First test: The Falcons, also coming off a bye and, before that, three narrow wins against inferior opponents. As far as 6-0 teams go, this one does not strike fear in my heart. They're good, but not THAT good. I just can't bring myself to respect the Falcons, ever, and these dirty birds are due for a reality check, a beatdown that brings them back to earth. Besides, maybe there's not a lot to believe in with Andy Reid anymore, but his immaculate post-bye week record speaks for itself. If LeSean McCoy doesn't get 25 carries against the Falcons' porous run defense (143.8 yards per game allowed, 28th in the league), Marty Mornhinweg should be stripped of his play-calling duties and/or fired on the spot. Then again, how many times have I said that before? Another reason to commit to the ground game and feed Shady, besides him being awesome? The Falcons' strength on defense, forcing turnovers (10 interceptions and 7 fumble recoveries), is the Eagles' Kryptonite on offense. Succumbing to his greatest vice and putting an inordinate amount of the burden on Michael Vick to win the game as a passer is exactly what the Falcons hope Mornhinweg does. So, Marty, please, build the game plan around Shady. Run the ball to Asante Samuel's side, too. Thanks. (Edit: Take a note from the Steelers and have a drive where you run the ball seven straight times with a mixture of McCoy, Bryce Brown, and DeSean Jackson on an end-around. This actually is a perfect lead into the following quote.)
"They played a lot of two high shell in the secondary, a lot of two high safeties, to take away the passing game. When they do that, we HAVE to be able to run the ball." - Ben Roethlisberger, at his locker after the Steelers' 24-17 win over the Bengals
Cool. Someone print out a thousand copies of this quote -- from a two-time Super Bowl champion and proven WINNER -- and affix it to every inch of Mornhinweg's office. At least while he's still calling the plays.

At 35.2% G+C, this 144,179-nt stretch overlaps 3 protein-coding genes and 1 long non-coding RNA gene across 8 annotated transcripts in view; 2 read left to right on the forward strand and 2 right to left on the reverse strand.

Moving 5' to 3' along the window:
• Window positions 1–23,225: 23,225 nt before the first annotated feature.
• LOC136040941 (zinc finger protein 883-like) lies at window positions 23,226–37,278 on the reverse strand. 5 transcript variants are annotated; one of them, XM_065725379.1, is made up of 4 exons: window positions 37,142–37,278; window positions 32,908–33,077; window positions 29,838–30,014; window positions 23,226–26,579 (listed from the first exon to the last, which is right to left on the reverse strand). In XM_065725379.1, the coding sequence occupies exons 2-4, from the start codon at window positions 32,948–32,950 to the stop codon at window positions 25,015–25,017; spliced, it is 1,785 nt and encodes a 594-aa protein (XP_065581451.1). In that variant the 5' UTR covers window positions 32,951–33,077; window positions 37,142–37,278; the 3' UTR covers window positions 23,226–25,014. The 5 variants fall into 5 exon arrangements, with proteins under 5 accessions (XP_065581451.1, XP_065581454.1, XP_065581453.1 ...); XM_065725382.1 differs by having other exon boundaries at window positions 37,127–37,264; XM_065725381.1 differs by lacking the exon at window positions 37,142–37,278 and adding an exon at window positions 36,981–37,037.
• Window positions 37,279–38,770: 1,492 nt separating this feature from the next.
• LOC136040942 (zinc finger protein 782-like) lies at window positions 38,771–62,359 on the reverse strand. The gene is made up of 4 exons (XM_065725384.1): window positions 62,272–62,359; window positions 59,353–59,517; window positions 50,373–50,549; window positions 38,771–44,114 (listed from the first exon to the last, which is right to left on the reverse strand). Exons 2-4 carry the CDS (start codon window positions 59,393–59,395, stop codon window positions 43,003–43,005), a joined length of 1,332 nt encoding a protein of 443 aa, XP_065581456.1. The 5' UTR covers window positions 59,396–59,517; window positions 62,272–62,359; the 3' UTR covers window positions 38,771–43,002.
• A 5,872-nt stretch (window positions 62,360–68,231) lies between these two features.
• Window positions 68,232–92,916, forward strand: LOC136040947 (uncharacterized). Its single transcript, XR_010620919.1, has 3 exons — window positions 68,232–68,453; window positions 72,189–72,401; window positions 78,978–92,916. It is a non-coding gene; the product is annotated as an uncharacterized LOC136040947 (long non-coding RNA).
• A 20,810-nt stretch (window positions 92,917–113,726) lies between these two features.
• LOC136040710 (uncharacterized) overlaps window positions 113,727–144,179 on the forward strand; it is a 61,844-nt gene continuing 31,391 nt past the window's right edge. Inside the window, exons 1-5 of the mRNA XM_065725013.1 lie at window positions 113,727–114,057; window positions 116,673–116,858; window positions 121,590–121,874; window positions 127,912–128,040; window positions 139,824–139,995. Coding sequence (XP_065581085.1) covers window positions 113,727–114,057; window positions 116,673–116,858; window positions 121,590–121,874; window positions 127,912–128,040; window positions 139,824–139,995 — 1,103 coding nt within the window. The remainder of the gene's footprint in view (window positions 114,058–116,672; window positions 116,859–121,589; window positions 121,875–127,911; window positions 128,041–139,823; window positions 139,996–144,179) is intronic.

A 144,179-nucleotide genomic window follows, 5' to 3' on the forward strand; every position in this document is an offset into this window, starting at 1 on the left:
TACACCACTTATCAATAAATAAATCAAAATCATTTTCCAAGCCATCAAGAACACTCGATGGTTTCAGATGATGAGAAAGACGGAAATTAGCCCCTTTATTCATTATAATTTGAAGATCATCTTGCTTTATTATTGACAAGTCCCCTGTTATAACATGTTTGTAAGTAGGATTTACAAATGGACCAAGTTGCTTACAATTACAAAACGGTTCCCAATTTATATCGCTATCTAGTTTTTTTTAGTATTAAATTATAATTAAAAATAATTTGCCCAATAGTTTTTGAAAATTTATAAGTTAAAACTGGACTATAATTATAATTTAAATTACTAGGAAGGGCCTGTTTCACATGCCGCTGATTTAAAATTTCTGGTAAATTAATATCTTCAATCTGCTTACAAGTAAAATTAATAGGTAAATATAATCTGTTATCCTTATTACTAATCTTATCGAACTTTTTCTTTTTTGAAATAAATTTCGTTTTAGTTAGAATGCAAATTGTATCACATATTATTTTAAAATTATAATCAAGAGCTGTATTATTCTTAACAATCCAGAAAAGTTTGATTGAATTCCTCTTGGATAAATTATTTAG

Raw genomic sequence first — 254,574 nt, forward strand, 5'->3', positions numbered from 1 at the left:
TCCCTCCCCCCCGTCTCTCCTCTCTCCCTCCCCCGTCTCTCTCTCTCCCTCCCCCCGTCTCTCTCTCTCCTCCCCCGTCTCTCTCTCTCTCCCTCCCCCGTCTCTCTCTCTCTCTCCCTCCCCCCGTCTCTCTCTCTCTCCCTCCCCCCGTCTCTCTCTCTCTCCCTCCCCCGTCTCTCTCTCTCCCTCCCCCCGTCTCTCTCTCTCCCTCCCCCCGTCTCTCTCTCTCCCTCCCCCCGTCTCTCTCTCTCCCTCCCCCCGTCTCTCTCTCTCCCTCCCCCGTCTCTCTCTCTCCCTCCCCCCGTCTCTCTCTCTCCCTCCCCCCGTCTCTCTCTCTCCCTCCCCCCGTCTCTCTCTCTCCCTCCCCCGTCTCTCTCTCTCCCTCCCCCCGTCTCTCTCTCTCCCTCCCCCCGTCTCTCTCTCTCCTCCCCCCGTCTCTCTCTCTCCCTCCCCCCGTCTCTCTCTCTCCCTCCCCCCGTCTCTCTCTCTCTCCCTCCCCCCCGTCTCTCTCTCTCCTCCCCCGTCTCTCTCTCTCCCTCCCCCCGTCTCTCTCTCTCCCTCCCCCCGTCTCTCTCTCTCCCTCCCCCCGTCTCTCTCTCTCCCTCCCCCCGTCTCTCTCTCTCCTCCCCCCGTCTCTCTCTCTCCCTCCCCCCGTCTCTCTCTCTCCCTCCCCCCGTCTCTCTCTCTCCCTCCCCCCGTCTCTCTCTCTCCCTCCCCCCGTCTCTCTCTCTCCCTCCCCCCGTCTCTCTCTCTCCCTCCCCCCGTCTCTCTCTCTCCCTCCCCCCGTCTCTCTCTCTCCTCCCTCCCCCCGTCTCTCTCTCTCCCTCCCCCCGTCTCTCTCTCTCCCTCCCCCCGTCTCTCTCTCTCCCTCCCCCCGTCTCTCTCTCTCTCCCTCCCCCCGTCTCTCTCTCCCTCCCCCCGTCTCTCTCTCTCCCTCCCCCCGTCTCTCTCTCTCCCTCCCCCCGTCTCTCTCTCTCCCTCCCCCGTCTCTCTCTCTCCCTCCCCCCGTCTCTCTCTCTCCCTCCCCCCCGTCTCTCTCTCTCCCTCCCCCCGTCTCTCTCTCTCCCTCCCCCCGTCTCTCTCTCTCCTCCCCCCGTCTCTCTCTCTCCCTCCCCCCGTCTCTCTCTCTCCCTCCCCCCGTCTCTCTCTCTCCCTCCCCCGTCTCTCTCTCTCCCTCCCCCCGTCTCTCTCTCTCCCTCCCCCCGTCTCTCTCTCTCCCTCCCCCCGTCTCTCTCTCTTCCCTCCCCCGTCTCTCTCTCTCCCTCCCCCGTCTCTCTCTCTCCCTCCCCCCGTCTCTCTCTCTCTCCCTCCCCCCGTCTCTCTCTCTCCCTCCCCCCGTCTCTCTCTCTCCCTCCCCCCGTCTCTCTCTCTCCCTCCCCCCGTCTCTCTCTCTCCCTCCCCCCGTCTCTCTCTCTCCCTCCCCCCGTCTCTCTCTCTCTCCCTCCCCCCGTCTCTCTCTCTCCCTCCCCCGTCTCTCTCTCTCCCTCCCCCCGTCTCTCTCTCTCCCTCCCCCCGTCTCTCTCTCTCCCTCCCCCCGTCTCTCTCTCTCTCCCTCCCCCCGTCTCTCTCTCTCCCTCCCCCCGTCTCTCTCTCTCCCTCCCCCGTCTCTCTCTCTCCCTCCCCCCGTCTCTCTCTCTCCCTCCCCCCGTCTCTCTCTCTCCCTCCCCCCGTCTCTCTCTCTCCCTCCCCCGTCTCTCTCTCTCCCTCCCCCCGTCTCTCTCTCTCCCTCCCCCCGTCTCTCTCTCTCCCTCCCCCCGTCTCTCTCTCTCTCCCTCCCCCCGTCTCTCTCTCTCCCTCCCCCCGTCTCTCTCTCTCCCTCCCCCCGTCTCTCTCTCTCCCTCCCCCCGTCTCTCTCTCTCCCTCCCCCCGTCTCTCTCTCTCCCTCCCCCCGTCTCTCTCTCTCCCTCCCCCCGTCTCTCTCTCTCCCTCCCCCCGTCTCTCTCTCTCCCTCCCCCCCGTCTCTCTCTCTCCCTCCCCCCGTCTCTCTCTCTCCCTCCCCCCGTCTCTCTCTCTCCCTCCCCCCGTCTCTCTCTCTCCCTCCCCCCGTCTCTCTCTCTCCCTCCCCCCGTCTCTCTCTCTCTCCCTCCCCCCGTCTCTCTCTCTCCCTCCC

I know I said I'm not ready to give up on Andy, but I'm also programmed to always look toward the future. Some ideas to kick around....
1) Coaching candidates
Pro ranks: Winston Moss, Vic Fangio, Greg Roman (a Ventnor City native!), Mike McCoy, Rick Dennison, Ray Horton, Pete Carmichael, Jr.
College: Chip Kelly, Bill O'Brien (departure seems unlikely given his contract buyout stipulations), David Shaw
Dark horse: Dan Mullen. Here's a guy whose candidacy has piqued my interest, and not only because of the job he's doing as head coach of the currently undefeated #11 Mississippi State Bulldogs. Mullen, in addition to having served on Urban Meyers' staff at Utah (QB Coach) and Florida (QB Coach/Offensive Coordinator), was born in Drexel Hill -- though his bio lists Manchester, NH, where he attended high school, as his hometown -- and matriculated at Ursinus College, where he played tight end. He's young (born in 1972), energetic, lauded as a brilliant offensive mind, and has revitalized the Mississippi State program. Now, I don't know anything about how he might interact with grown men as opposed to college kids, but what I do know is that I like what I've read. Oh, and would you look at that, Mullen and Mississippi State have a chance Saturday night -- as 22-point (!) underdogs -- to shock the nation against top-ranked Alabama and rise to unlikely status of national title contender.
Side note: The Eagles boast three players who Mullen coached in Riley Cooper, Jamar Chaney, and Fletcher Cox.
Post-game edit, after Mullen's Bulldogs got murdered by Alabama:
A better dark horse candidate is Kevin Sumlin of Texas A&M. I should have chosen him to begin with.
If as the season progresses it becomes apparent that the end of Andy is imminent, I'll start to focus more on possible successors.
2) Changing the karma
A growing sentiment within the fan base has been to reinstate the old uniform color scheme. I'm thinking circa late 80's/early 90's (action shot). The 50th anniversary threads would suffice, but a darker green is preferable. I know, part of Jeffrey Lurie putting his stamp on the franchise was changing the logo and colors. I also surmise it's likely possible he'd rather die than ever go back to the retro look. That's why I'd suggest a potential solution that involves, among other things, keeping the updated wing insignia on either side of a kelly green helmet. Overall, I think a (modified) vintage look with a modern slant could help establish the next step in Eagles' football and go a long way in mollifying an alienated and disillusioned fan base. That merchandise would fly off the shelves, too. I just get the sneaking suspicion that midnight green will forever be associated with the frustration and ultimately unfulfilled promise of the Andy Reid era. A fresh start, if it happens, should also extend to aesthetics.